Reviewed by: Hi Fi Way
Review by Geoff Jenke | 15 February 2024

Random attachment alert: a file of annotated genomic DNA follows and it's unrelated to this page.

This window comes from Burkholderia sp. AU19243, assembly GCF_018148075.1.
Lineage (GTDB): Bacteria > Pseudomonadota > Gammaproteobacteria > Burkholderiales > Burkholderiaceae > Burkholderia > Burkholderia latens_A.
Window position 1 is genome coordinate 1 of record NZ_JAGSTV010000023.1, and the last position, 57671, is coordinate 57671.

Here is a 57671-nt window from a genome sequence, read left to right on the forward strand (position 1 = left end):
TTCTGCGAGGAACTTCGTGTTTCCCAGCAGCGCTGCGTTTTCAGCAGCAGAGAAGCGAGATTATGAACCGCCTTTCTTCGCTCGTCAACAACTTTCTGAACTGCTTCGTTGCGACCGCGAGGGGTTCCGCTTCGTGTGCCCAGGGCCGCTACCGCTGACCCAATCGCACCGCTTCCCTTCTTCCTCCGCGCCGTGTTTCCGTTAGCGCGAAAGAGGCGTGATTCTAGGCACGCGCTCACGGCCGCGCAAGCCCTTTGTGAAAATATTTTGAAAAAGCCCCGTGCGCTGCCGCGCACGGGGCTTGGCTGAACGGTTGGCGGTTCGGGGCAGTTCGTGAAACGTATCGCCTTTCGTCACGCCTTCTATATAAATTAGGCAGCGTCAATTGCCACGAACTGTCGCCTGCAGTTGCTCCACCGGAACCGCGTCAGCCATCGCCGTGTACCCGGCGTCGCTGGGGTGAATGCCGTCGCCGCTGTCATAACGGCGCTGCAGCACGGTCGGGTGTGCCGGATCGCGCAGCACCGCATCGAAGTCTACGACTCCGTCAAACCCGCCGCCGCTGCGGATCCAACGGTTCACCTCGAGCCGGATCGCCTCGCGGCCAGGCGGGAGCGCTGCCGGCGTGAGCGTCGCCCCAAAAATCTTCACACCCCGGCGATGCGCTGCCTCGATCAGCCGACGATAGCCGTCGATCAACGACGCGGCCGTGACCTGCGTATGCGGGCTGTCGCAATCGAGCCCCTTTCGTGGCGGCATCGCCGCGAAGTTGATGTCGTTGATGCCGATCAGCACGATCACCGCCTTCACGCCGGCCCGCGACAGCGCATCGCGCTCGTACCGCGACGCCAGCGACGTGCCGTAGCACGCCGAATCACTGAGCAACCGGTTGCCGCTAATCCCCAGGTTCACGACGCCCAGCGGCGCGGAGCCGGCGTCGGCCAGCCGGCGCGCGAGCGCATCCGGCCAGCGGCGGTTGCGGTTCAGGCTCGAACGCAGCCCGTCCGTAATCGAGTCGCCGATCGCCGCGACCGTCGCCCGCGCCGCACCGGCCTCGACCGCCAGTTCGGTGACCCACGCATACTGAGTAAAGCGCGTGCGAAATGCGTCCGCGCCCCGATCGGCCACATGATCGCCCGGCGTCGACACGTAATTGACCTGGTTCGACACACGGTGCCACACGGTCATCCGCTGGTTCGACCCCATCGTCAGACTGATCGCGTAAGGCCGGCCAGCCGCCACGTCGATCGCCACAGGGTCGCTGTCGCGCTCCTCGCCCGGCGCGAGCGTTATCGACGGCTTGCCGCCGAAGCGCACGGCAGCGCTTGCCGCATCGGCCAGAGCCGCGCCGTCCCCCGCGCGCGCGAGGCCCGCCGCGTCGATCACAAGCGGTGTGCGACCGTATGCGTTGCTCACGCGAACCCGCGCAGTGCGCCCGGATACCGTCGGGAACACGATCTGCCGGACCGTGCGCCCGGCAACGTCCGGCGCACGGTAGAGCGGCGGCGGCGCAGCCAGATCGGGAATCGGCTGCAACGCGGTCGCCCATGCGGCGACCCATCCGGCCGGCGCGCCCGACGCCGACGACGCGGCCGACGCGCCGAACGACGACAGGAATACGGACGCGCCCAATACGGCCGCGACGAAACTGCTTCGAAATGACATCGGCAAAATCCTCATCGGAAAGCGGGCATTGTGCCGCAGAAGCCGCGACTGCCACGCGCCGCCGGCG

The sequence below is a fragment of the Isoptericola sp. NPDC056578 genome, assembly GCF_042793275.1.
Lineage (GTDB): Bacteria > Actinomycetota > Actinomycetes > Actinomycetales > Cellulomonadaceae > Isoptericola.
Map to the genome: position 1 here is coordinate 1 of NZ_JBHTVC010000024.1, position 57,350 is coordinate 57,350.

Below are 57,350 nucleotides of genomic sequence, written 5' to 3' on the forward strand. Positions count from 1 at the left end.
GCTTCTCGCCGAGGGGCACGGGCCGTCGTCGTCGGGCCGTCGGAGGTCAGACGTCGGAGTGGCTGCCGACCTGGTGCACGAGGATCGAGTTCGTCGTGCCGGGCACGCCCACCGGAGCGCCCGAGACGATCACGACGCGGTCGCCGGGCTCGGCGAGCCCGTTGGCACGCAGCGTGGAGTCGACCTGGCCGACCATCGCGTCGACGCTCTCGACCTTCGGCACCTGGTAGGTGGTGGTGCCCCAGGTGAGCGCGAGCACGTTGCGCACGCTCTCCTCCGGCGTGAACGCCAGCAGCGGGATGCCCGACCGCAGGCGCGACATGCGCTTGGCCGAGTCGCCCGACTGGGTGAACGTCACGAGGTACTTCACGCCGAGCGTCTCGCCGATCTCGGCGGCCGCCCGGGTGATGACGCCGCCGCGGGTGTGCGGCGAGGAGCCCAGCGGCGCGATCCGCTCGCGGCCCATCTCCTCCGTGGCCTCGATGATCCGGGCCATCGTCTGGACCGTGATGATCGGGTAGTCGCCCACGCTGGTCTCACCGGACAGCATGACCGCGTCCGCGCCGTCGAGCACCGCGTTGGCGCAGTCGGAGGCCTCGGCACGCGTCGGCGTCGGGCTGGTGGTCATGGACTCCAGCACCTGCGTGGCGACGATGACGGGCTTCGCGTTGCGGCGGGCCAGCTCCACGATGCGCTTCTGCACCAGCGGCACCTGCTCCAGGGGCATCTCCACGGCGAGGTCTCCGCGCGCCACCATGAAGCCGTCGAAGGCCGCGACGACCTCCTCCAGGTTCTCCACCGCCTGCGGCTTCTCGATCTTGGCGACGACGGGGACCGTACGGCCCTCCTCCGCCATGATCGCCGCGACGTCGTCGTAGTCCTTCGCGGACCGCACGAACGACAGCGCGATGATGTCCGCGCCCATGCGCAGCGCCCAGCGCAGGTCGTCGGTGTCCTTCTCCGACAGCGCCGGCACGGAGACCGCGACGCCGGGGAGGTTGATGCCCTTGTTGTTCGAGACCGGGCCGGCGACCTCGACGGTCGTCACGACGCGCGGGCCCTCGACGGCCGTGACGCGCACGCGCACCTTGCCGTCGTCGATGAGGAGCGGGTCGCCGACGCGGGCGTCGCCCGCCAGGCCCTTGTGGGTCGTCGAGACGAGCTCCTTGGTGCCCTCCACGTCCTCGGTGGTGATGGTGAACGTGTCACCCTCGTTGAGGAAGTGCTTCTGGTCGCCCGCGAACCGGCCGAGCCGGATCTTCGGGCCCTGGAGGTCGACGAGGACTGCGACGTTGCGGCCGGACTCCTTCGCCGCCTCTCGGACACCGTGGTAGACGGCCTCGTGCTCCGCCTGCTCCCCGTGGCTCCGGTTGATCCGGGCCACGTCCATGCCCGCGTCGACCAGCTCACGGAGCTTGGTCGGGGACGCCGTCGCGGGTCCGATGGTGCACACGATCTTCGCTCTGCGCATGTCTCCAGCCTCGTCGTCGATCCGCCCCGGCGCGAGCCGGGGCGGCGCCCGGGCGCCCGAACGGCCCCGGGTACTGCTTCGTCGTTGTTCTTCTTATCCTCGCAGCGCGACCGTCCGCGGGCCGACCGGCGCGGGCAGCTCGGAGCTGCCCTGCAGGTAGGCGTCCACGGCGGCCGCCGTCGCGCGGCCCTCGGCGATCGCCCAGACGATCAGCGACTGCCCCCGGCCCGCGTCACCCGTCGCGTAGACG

The setting is a New York hotel room, 1943. Dorothy Parker, famed wit, writer and critic is about to have a collection of her poems and short stories published and she has to make selections for the book. As Dorothy sorts through her works, she reminisces about her life and work, the founding of The New Yorker, her famous friends which include F Scott Fitzgerald and Ernest Hemmingway and her many lovers. The stage is decorated with just a side table full of scripts and books, a chair and a drinks trolley, to which she makes many trips for a “top up” of “brown liquid”. “There were only two alcohol liquids in the prohibition” she tells us, “Brown and clear. Funny I never started drinking till it became a felony”. Margot Avery gives an enthralling performance of Dorothy Parker and as she shifts through the pile of scripts on the table, it becomes obvious she has never been satisfied with anything she has written. Dorothy was known for some great witticisms. “Men won’t make passes at girls wearing glasses” apparently led to a massive reduction of ladies buying glasses and she tells someone on the phone, “Great party. One more drink and I would be under the host”. There are plenty more in the show but I won’t spoil the party. Margot gives her all as Dorothy Parker. It is a funny, but at times moving performance of one of America’s great writers. And the Holden Street Theatre venue is an ideal setting for the show. Wonderful.